Saturday, 19 May 2007
West Indian Fightback, Monty's Magic and Malcolm X
It was wonderful to see the West Indies fight back today. I was expecting the usual collapse and at 187-5 it seemed business as usual. Excellent innings by Bravo, Chanderpaul and Ramdin along with a gritty knock by Ganga ensured that the follow-on was avoided. Monty who many did not even expect to be selected to play on a pitch thought to be seamer friendly weaved his magic, but West Indians will feel that he was ably assisted by umpire Asad Rauf who give out three batsmen LBW in contentious circumstances. Some umpires have only recently begun giving batsmen out when struck in front playing forward to spinners. I believe that cricket is a game between bat and ball, I hate to see batsmen playing with their pads and I think in the past spinners have been disadvantaged by batsmen lunging forward with their pads in the knowledge that they will not be given out. However, if there is going to be a change it has to be across the board and it has to be implemented consistently- by each umpire every time he is called upon to make a decision and by the entire panel of international umpires. Yesterday Rauf made a mockery of the game- he had denied the West Indies a plumb LBW decision against Collingwood on the first day but then decided to undertake his experiment in interpretation of the rules when the West Indies were batting. I don’t want to appear paranoid but one must wonder if he has something against the West Indies.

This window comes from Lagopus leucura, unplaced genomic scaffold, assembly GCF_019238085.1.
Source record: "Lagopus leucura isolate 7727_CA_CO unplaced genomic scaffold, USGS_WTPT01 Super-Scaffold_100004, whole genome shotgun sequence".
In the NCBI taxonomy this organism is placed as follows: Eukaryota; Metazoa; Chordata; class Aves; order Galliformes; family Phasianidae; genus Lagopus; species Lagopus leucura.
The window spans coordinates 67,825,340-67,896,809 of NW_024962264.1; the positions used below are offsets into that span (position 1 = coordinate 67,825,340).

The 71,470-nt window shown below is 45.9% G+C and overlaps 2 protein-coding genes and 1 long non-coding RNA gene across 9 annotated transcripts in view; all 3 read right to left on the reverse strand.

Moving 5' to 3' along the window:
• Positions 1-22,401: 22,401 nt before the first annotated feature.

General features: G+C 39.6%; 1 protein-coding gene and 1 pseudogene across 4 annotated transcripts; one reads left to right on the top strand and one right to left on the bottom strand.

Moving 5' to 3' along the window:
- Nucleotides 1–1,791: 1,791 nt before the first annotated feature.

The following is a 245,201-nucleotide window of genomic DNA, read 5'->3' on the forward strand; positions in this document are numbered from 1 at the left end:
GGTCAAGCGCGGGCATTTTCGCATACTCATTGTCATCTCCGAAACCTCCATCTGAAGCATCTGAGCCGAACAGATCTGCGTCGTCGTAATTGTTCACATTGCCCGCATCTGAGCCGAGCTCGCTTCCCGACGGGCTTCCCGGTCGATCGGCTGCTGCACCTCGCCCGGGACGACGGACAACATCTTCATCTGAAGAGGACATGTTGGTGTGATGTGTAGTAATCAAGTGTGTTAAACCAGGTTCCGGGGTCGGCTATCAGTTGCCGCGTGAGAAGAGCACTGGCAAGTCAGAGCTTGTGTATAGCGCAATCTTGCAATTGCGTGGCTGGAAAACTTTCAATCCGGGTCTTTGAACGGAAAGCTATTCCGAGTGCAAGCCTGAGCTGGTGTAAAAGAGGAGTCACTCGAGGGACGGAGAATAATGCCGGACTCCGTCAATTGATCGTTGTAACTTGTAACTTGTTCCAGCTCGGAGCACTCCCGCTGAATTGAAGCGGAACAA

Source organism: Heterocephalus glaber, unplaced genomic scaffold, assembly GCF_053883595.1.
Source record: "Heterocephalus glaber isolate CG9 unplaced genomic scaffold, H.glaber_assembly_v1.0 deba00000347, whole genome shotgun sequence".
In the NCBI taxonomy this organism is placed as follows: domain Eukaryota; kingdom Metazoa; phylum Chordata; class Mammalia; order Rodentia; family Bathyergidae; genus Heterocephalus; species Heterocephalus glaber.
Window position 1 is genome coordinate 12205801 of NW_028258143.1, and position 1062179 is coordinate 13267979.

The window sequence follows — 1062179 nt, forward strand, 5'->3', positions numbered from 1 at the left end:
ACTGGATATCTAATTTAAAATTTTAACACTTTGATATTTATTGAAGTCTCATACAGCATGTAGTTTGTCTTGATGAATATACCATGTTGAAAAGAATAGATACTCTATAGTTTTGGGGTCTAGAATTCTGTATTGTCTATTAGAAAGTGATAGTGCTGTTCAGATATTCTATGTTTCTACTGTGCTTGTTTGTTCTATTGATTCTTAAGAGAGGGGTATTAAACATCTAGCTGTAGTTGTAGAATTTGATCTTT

West Indies did a lot yesterday but the game is still far from saved. It would have been ideal if one of the top order had made a significant contribution and Ramdin had not gotten out a couple of overs before end of play. England will still feel they have a chance of winning while West Indies will need to keep fighting hard to save the match- they will have to bat till lunch and reduce the England lead to fewer than 100. One plus for the Windies is Harmison’s miserable bowling performance. The man who destroyed us in 2004 was made to look just as bad as our bowlers looked during England’s first innings! Hopefully his confidence will be severely affected for the remainder of the series!
On May 19th, 1925 one of the greatest men of the 20th Century was born- Malcolm X, also known as Malcolm Little, Detroit Red and El-Hajj Malik El-Shabazz. I read his autobiography when I was about 14 years and it has been a source of inspiration for me since then. Besides the fact that he had the courage to stand up and tell it like it is without any thought of the consequences for himself, what is outstanding about Malcolm is that firstly, unlike any of the other black leaders of his time, he made the link between the fight of blacks in America for their rights and the international fight of colonised people for freedom and secondly, he was man enough to stand up in public and say that what he believed when he was a member of the Nation of Islam cult was wrong. Not many people and furthermore those in the public eye have the guts or the humility to admit in public that they were wrong. His bravery in defying the status quo would ultimately lead to his murder but his message continues to inspire and enlighten millions.